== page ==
Bjorn Lomborg is president of the Copenhagen Consensus Center and a visiting professor at the Copenhagen Business School.

Speaking at the United Nations, 16-year-old Swedish activist Greta Thunberg said that if humanity really understands the science of climate change and still fails to act, we’re “evil.”

This is because climate change means “people are dying.” Helpfully, she also told us what we must do to act correctly: In a bit more than eight years, we will have exhausted our remaining allowance for carbon emissions, so we must shut down everything running on fossil fuels by 2028.

While this claim is not uncommon, it is fundamentally misguided. Yes, global warming is real and human-caused, but her vision of climate change as the end of the world is unsupported. The UN’s Intergovernmental Panel on Climate Change estimates that by the 2070s, the total effects of climate change, including on ecosystems, will be equivalent to a reduction in average income of 0.2 to 2 per cent. Continue Reading →

From innocents to anxious activists — what are we doing to our kids? – by Terence Corcoran (National Post – September 24, 2019)

At a time when the world is safer than any in history, children are being taught that they live on the brink of a variety of existential threats

Fifty years ago, American TV personality Art Linkletter hosted Kids Says the Darndest Things segments on his House Party show, a CBS radio and television feature that ran for 25 years between 1945 and 1969. During the segments, Linkletter interviewed precocious children under the age of 12, mostly about their family lives and the foibles of their parents.

There were no child climate experts to interview, no nine-year-old boys in drag to document as they participated in pageants wearing heavy eye makeup and lipstick, no F-word spewing and dildo-waving pre-teens in movies like Good Boys to muse about.

Even as late as 1998, when comedian Bill Cosby briefly revived Kids Say the Darndest Things, the result was another stream of often hilarious malapropisms, neologisms, downright silly childish observations along with cloying and sometimes boring repartee on how the world works in the minds of seemingly articulate children. Continue Reading →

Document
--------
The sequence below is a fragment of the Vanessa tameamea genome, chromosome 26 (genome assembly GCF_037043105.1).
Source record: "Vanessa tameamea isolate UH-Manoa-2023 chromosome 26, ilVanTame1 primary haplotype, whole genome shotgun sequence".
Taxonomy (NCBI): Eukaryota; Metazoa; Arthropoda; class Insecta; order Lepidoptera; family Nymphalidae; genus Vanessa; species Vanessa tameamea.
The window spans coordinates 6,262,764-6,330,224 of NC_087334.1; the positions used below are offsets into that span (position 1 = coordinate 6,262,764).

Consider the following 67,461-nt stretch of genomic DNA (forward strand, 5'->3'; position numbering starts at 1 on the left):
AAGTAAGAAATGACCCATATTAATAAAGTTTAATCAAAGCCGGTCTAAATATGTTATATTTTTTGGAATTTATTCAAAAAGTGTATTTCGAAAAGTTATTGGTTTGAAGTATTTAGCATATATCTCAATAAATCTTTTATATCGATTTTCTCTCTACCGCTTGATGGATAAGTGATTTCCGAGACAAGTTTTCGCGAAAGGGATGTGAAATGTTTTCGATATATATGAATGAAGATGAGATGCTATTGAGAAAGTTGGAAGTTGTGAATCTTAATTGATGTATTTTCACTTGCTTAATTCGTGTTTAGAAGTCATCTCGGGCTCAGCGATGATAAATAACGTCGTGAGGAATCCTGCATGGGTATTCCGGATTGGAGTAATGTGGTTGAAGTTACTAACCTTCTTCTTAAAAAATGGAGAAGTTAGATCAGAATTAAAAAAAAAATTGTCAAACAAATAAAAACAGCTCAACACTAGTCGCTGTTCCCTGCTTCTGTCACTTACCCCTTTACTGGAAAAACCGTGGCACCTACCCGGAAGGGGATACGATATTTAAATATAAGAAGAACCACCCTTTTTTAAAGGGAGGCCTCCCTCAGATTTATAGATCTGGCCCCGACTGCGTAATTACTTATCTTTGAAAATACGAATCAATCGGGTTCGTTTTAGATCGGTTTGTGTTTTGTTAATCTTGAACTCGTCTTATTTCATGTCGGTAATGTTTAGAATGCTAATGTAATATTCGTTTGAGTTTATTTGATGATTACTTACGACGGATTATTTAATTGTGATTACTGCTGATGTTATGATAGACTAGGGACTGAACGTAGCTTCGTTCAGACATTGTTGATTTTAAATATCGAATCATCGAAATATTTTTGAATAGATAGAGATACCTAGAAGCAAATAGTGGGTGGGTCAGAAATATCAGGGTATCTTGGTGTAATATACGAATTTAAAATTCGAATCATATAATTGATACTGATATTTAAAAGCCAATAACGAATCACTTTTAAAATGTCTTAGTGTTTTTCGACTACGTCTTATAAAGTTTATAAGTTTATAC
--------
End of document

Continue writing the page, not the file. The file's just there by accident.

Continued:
‘You have stolen my dreams’: Greta Thunberg condemns world leaders for failing to take action on climate change – by Valerie Volcovici and Matthew Green (Globe and Mail – September 24, 2019)

Teenage activist Greta Thunberg angrily denounced world leaders on Monday for failing to tackle climate change, unleashing the outrage felt by millions of her peers in the heart of the United Nations by demanding: “How dare you?”

The Swedish campaigner’s brief address electrified the start of a summit aimed at mobilizing governments and businesses to break international paralysis over carbon emissions, which hit record highs last year despite decades of warnings from scientists.

“This is all wrong. I shouldn’t be up here. I should be back in school on the other side of the ocean, yet you all come to us young people for hope. How dare you?” said Ms. Thunberg, 16, her voice quavering with emotion. “You have stolen my dreams and my childhood with your empty words,” she said. Continue Reading →

‘We can’t be ignored any longer.’ Young climate activists fighting to have their voices heard ahead of election – by Megan Ogilvie (Toronto Star – September 23, 2019)

It began with one teenage girl skipping school on a Friday to push her government to do something about climate change. Thirteen months after Greta Thunberg sat outside the Swedish Parliament, that small act of protest has erupted into the biggest climate demonstration in history and inspired a generation of young people to fight for a healthy planet.

Friday’s global climate strike saw more than a million people flood the streets in more than 150 countries around the world, including 250,000 in New York City, where Thunberg addressed cheering crowds and demanded global leaders act on the climate crisis.

“It felt like history in the making; it we felt like we were setting the tone for what the future holds,” said Caroline Merner, a 24-year-old climate activist from Vancouver who was among those marching in Manhattan. “The momentum young people have is incredible.” Continue Reading →

Salgado’s Amazonia photos beamed on Assisi basilica to warn of threat – Antonio Denti (Reuters U.K. – September 23, 2019)

ASSISI, Italy (Reuters) – Hundreds of people braved driving rain on Sunday night to see pictures of Amazonia by famed Brazilian photographer Sebastiao Salgado beamed onto the Basilica of St. Francis and to hear him talk of the danger facing the area.

The black-and-white photographs showed native peoples of the Amazon as sombre classical music by 20th century Brazilian composer Heitor Villa-Lobos played in what almost seemed like a requiem for the parts of the Amazon that have already been lost to deforestation and mining.